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Precautions in heat wave

August 27, 2013
The Daily News

Wisconsin state emergency management and health officials are asking residents to again take precautions if they have to be outside or in non-air-conditioned homes during this heat wave, and to check on older or isolated neighbors who may need assistance.

This summer, 10 confirmed and probable heat-related fatalities have been reported in Wisconsin, said Wisconsin Department of Health Services officials.

Summer heat waves have been the biggest weather-related killers in Wisconsin. Most at risk are older adults and young children. However, all persons are at risk, especially those with physical or mental health conditions.

Last year, 27 people died in Wisconsin as a result of heat-related issues, officials said.

General heat exhaustion symptoms include fainting, rash, fatigue and nausea. Skin can become clammy and moist or hot and dry. Heat stroke can come on rapidly and may progress to life-threatening illness within minutes.

If heat-related symptoms appear, action should be taken immediately to reduce body temperature. This includes taking a cool shower, bath or sponge bath. Wearing wet clothing also has a cooling effect.

People who do not have access to air conditioning in their homes are encouraged to seek out air conditioned facilities such as a mall, library or senior center, or stay with family or neighbors who do have air conditioning.

Here are some tips to keep safe in hot weather:

- Never leave individuals, especially children or any household pets, in a parked car - even briefly. Temperatures in a car can become life threatening within minutes. On an 80-degree day, the temperature inside a car, even with the windows cracked slightly, can reach 100 degrees in less than 10 minutes, officials said.

- Keep your living space cool. Cover windows to keep the sun from shining in. If you don't have an air conditioner, open windows to let air circulate. When it's hotter than 95 degrees, use fans to blow hot air out of the window rather than to blow hot air on your body. Basements or ground floors are often cooler than upper floors.

- Slow down and limit physical activity. Plan outings or exertion for the early morning or after dark when temperatures are cooler.

- Drink plenty of water and eat lightly. Don't wait for thirst, but instead drink plenty of water throughout the day. Avoid alcohol or caffeine and stay away from hot, heavy meals.

- Wear lightweight, loose-fitting, light-colored clothing. Add a hat or umbrella to keep your head cool - and don't forget sunscreen.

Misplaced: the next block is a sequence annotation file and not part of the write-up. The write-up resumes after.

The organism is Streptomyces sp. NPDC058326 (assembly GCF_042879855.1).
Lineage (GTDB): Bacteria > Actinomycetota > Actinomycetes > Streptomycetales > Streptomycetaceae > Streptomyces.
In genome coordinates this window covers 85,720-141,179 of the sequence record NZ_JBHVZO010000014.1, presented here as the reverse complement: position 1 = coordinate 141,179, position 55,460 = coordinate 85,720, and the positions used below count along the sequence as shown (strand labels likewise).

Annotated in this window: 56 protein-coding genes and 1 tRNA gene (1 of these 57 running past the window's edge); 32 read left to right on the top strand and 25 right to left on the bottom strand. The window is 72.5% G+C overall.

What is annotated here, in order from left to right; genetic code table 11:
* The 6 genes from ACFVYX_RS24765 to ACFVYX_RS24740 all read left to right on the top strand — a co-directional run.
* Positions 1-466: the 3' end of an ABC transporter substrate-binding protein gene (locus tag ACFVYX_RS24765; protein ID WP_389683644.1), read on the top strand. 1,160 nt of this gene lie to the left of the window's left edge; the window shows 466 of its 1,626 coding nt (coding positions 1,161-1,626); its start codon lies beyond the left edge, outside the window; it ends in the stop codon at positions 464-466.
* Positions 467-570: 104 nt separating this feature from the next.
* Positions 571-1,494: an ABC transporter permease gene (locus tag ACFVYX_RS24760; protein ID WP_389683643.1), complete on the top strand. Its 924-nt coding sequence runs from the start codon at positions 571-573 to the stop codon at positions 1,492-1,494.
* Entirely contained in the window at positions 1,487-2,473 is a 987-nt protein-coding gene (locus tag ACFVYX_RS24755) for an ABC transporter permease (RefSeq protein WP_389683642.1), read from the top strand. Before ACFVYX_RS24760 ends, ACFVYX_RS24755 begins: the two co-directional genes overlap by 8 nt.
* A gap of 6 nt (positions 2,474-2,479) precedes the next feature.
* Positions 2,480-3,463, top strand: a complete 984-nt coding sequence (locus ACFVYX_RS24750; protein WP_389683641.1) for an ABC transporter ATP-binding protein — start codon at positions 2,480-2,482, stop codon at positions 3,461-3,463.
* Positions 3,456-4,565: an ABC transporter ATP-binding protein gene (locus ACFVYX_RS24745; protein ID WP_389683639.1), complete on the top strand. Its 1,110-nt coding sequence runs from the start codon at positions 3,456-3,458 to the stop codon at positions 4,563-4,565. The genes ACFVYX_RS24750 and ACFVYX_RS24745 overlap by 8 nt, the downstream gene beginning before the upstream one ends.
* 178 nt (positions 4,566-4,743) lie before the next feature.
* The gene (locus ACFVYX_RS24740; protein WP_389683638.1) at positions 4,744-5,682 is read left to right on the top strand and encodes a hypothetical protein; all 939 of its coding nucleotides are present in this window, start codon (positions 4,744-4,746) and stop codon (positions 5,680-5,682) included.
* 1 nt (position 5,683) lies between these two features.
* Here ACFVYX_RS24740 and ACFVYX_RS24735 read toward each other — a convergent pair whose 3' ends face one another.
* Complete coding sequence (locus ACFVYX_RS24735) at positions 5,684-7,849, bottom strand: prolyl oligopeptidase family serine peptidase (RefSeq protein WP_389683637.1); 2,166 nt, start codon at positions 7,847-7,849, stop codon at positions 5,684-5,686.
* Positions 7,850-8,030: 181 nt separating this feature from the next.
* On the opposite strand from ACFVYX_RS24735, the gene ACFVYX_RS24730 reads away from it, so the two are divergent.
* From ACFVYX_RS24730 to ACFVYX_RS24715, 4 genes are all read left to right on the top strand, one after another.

- Don't stop taking medication unless your doctor says you should. Take extra care to stay cool and ask your doctor or pharmacist for any special heat advice.

- Taking a cool shower or bath will cool you down. A shower or bath will actually work faster than an air conditioner. Applying cold wet towels to the neck, head and limbs also cools down the body quickly.

- Check on neighbors throughout the day who may need assistance to protect themselves against dangerous temperatures.

Additionally, experts also recommend that residents be sure to watch their pets during the heat. Experts suggest:

- Bring animals inside during hot or humid weather. Pets should not be left outside in very warm, humid conditions for extended periods, even in the shade.

- Ensure that pets have access to plenty of fresh, cool water at all times indoors and out. Hydration is critical to help your pet regulate his body temperature.

- Avoid chaining or tethering a dog outside. He may get twisted and become unable to reach shade or water, or his water dish may get knocked over.

- In homes without air conditioning, use fans to keep air circulating or keep your pet in a cooler area of the house, such as the basement, during the hottest part of the day.

- Avoid vigorously exercising pets during the heat of the day. Instead, take walks in the early morning or evening hours. Avoid hot concrete or asphalt surfaces as they may cause damage or discomfort to the animal's paw pads.

- Keep in mind that old, young and short-nosed animals such as bulldogs, pugs and Himalayan or Persian cats are especially susceptible to heatstroke. However, it is a concern for all pets during hot weather.

- If you open windows in your home, be sure the screens are secure to prevent cats or other pets from falling out.

 
 

 

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